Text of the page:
Virtual Careers Expo

I’ve been musing over careers and industries and opportunities lately. While I do have specific artistic aspirations these aren’t things that necessarily follow an obvious career arc. I clearly need a more traditional career to support myself and my other aspirations. So it got me thinking… What do you do? I’d love to know. If you don’t mind me asking, please leave me a comment.

1. What do you do, what specific activities does it involve on a daily basis?

2. How did you get involved with this position and this industry?

3. What sort of training, education and experiences did you need?

4. What do you see in your working future?

1 comment… add one
  • John, I wouldn’t recommend it for everyone, but I teach college English as an adjunct. In some ways, it’s a great job. Very flexible hours and I get to talk about writing and writers for a living. Not too bad! OTOH, there’s a lot of preparation — reading and planning lessons, writing exams and lectures — at home for that one hour in the classroom, so the pay doesn’t end up being so great. To make a living wage, I’d have to teach a ton more classes. I used to teach high school which is better pay but way more headaches with the kids, discipline not being a strength of mine but being absolutely essential for a HS teacher.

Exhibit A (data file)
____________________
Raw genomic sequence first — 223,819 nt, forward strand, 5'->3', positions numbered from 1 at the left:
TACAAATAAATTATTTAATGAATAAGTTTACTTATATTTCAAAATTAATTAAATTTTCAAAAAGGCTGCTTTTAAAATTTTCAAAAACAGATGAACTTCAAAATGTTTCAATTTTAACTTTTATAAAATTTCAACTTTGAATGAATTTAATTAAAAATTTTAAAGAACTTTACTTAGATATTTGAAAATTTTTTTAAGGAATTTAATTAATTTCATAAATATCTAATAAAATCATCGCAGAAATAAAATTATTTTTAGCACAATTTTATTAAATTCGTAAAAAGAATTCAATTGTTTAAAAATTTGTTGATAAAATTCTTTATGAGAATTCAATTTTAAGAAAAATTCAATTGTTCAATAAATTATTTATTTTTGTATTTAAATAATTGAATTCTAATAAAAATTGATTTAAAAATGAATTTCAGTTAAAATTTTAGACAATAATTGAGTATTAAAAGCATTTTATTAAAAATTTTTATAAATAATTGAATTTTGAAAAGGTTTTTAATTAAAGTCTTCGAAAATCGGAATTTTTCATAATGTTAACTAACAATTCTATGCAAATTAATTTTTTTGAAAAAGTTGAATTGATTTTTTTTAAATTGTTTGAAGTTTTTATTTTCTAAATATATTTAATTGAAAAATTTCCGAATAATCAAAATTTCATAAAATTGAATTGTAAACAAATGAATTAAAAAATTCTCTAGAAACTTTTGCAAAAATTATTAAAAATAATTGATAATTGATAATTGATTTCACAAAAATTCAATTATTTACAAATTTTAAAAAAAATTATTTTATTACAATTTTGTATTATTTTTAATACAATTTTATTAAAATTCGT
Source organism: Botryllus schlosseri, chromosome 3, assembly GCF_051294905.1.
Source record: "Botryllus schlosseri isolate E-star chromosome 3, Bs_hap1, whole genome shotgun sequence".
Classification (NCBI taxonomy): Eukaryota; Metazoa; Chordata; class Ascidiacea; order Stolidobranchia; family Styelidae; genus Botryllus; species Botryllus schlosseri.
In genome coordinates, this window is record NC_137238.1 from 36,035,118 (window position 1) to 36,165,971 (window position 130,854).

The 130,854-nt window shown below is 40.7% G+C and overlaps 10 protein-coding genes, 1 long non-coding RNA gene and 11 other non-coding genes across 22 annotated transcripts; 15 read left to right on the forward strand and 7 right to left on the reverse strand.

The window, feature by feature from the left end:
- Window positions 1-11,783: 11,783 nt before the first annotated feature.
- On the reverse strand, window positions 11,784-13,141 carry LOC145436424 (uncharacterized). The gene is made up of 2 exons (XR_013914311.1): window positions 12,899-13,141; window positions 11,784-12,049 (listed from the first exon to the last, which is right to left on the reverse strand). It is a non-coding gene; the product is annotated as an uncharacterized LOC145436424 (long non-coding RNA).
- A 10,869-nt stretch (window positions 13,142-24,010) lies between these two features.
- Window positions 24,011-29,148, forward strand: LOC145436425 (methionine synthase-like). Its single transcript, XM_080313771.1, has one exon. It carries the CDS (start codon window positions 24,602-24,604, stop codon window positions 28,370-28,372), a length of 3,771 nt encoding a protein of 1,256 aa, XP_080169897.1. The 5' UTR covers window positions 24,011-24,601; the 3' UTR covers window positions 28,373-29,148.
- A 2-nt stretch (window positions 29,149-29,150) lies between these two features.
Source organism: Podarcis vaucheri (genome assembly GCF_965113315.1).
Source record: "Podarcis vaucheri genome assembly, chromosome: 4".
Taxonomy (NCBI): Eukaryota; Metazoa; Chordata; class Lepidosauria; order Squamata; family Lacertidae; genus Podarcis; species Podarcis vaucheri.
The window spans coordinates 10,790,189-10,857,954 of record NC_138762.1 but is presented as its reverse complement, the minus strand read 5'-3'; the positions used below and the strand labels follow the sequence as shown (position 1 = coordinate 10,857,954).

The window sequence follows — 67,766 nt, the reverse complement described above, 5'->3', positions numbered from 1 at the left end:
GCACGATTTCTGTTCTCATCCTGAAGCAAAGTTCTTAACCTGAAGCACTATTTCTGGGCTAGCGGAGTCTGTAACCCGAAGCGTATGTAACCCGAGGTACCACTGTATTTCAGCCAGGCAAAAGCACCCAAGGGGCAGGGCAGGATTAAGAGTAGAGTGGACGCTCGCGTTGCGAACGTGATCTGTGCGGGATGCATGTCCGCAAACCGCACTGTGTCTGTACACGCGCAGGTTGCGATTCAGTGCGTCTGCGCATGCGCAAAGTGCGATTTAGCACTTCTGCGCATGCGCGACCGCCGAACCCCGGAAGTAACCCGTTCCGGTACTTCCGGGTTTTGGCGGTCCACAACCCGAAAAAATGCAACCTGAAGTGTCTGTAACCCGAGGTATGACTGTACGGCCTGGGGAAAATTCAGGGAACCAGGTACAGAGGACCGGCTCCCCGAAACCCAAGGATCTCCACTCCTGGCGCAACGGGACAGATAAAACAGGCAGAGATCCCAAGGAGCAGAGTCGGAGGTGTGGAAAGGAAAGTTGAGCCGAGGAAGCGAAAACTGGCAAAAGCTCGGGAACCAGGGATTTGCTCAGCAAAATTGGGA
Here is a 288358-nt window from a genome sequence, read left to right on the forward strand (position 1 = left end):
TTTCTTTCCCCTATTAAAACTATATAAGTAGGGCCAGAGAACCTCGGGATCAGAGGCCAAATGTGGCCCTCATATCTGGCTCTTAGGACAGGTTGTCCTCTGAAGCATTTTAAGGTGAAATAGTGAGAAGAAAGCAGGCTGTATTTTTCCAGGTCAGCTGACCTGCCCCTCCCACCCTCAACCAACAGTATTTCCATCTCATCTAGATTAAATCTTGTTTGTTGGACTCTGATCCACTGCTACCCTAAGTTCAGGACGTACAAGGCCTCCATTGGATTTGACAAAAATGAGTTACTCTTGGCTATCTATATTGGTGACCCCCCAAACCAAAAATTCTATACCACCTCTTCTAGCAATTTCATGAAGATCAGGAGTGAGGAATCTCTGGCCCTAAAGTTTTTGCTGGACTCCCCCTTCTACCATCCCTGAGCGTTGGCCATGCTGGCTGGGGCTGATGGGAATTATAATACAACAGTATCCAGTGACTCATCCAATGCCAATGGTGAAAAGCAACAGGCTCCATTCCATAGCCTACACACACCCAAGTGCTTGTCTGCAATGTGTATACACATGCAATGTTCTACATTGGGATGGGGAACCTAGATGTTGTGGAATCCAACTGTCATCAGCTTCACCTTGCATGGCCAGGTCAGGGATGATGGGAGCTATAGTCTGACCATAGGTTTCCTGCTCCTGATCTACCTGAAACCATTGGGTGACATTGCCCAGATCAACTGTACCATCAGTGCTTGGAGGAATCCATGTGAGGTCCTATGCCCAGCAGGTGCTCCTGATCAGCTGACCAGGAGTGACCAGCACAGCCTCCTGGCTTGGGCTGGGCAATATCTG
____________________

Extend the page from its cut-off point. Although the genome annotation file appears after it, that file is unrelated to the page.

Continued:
I got into teaching 20 years ago because I wanted a better job than being a secretary. I had to get a couple of degrees, but I taught during grad school so that was fine.

    The reason I got into teaching was an article I read titled “How Writers Live Today” and it was all about how teaching and writing were such a great fit. That’s really only true if you don’t need to make a living wage or if you are a published writer with a plum spot as a writer in residence at a college. Those jobs are tough to find.

    I’d still like to teach in the future, but more in the community, teaching creative writing to people who really want to tell their stories instead of kids just starting college who are required to take writing courses (and often resent that fact).

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